Nutrient sensing in the gut in the regulation of appetite

Obesity is a major global health problem and there is an urgent need for safe and effective treatments. Understanding how the gastrointestinal tract senses food ingestion to regulate appetite may identify novel targets for anti-obesity therapies.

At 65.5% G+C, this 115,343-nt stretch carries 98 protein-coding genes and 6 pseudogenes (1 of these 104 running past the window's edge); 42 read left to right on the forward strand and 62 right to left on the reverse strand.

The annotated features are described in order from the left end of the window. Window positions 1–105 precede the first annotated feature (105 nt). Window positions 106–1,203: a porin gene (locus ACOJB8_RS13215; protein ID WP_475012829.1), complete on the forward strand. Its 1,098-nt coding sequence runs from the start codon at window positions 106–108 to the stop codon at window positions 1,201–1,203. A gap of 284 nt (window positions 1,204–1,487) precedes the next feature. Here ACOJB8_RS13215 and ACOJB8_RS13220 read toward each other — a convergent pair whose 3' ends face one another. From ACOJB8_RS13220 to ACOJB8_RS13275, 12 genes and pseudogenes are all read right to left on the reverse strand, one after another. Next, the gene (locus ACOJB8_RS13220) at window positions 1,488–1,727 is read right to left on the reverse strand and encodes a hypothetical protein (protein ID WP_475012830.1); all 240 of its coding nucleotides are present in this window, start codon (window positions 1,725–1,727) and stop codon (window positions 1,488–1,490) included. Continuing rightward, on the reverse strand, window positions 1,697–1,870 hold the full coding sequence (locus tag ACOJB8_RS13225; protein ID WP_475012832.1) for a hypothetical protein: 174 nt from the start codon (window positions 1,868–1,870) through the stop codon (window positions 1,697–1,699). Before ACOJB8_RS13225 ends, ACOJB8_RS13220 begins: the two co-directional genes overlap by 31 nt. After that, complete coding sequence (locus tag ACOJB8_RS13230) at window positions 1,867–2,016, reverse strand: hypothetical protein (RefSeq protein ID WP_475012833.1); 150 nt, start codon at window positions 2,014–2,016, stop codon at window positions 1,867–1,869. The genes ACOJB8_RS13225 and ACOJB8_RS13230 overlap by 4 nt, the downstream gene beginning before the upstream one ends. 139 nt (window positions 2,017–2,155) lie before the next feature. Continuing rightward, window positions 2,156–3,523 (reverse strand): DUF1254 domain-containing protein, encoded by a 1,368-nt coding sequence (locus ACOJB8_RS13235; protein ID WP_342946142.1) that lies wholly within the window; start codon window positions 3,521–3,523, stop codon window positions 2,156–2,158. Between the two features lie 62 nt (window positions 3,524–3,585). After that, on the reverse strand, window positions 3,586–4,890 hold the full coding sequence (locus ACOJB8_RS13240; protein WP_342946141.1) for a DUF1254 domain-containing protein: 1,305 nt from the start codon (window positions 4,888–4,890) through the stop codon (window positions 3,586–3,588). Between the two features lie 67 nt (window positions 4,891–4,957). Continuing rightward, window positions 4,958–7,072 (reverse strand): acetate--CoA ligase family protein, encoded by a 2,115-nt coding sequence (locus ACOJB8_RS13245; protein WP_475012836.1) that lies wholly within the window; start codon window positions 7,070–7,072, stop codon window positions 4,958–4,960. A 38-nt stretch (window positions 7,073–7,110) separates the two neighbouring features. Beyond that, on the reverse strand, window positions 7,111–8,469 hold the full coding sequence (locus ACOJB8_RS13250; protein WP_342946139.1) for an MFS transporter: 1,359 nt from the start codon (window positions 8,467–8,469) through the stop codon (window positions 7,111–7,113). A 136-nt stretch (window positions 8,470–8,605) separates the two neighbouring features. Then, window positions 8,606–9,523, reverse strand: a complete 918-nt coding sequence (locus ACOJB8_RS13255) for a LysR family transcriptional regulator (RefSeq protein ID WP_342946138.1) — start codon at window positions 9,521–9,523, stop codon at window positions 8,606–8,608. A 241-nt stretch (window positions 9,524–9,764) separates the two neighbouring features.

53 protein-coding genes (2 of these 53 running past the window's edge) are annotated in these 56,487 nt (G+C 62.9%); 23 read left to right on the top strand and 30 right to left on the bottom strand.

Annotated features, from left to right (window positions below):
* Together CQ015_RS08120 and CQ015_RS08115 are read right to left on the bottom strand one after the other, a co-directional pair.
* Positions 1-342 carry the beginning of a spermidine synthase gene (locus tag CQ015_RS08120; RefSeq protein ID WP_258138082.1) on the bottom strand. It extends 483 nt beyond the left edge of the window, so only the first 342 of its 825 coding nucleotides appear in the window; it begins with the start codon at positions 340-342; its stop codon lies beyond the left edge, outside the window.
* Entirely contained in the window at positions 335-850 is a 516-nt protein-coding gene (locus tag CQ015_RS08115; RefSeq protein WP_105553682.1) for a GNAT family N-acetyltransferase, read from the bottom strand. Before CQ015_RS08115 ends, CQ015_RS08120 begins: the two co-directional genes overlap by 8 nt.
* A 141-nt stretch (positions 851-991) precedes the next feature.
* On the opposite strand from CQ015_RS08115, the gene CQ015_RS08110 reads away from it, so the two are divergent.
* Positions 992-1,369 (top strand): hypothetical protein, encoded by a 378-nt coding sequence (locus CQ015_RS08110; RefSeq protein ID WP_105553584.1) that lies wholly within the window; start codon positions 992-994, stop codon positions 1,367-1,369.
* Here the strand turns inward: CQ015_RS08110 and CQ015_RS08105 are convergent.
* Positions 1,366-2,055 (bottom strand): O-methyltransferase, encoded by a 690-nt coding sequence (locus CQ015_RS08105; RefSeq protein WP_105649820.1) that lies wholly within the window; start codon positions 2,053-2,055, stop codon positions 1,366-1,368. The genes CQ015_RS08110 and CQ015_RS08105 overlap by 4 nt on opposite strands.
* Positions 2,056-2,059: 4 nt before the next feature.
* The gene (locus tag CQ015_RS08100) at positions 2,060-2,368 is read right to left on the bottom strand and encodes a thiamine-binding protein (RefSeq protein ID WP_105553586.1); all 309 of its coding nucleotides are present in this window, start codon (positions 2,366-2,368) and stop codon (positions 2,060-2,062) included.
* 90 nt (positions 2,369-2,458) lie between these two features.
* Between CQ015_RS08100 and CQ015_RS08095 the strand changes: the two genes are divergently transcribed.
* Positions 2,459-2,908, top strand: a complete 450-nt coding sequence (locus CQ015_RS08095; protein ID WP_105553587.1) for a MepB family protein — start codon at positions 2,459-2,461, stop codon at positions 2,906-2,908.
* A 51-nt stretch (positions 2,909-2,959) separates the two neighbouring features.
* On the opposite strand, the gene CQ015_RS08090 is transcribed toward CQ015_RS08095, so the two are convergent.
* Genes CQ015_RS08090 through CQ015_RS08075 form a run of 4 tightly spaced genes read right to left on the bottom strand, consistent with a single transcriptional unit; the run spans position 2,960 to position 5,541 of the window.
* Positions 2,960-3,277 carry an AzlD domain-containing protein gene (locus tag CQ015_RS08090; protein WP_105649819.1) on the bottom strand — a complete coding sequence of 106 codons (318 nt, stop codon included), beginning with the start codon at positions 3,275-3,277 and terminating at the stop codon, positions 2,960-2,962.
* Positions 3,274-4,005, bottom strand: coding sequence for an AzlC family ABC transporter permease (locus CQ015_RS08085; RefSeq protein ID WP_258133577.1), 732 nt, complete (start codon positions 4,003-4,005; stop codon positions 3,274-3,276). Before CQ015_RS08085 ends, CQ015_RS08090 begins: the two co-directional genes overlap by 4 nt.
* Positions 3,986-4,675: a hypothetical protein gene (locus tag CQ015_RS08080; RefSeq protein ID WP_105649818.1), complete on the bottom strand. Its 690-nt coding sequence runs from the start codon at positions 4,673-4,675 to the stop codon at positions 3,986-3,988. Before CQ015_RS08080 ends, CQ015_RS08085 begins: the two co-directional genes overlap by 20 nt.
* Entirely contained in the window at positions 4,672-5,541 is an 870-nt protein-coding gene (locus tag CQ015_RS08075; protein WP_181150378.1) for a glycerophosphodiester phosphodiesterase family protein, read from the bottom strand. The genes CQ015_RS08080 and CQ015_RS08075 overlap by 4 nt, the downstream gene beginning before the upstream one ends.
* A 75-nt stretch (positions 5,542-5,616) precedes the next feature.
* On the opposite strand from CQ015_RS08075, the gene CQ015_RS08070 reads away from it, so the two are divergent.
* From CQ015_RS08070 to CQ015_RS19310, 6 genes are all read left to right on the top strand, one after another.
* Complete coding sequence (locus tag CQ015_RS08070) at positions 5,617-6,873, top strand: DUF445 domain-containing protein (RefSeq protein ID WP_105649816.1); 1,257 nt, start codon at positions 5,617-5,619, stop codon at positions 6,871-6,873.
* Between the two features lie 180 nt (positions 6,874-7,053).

High protein diets promote weight loss and subsequent weight management. However, such intervention programmes are difficult to adhere to. The mechanisms by which protein diets suppress appetite are unclear, but there is evidence to suggest that the amino acids produced by protein digestion may play a role. The activation of amino acid-sensing receptors in the gastrointestinal tract by specific amino acids modulates the release of appetite-regulating gut hormones. Thus these nutritional sensing systems represent a promising target for anti-obesity drugs or nutraceuticals.